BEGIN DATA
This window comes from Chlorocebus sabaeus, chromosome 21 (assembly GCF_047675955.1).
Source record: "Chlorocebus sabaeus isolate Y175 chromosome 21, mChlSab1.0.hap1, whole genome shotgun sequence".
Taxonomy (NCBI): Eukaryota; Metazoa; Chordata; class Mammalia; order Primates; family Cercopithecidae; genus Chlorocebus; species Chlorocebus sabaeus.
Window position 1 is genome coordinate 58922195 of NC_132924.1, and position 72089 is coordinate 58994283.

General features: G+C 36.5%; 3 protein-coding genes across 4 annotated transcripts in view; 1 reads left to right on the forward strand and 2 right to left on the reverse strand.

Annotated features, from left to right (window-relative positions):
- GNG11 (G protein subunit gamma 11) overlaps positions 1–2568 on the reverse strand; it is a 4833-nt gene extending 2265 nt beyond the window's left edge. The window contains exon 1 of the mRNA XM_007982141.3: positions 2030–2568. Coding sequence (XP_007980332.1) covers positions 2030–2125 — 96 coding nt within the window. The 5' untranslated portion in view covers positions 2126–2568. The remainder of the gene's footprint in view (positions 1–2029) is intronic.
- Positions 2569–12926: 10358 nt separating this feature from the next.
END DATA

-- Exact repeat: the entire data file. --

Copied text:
This window comes from Chlorocebus sabaeus, chromosome 21 (assembly GCF_047675955.1).
Source record: "Chlorocebus sabaeus isolate Y175 chromosome 21, mChlSab1.0.hap1, whole genome shotgun sequence".
Taxonomy (NCBI): Eukaryota; Metazoa; Chordata; class Mammalia; order Primates; family Cercopithecidae; genus Chlorocebus; species Chlorocebus sabaeus.
Window position 1 is genome coordinate 58922195 of NC_132924.1, and position 72089 is coordinate 58994283.

General features: G+C 36.5%; 3 protein-coding genes across 4 annotated transcripts in view; 1 reads left to right on the forward strand and 2 right to left on the reverse strand.

Annotated features, from left to right (window-relative positions):
- GNG11 (G protein subunit gamma 11) overlaps positions 1–2568 on the reverse strand; it is a 4833-nt gene extending 2265 nt beyond the window's left edge. The window contains exon 1 of the mRNA XM_007982141.3: positions 2030–2568. Coding sequence (XP_007980332.1) covers positions 2030–2125 — 96 coding nt within the window. The 5' untranslated portion in view covers positions 2126–2568. The remainder of the gene's footprint in view (positions 1–2029) is intronic.
- Positions 2569–12926: 10358 nt separating this feature from the next.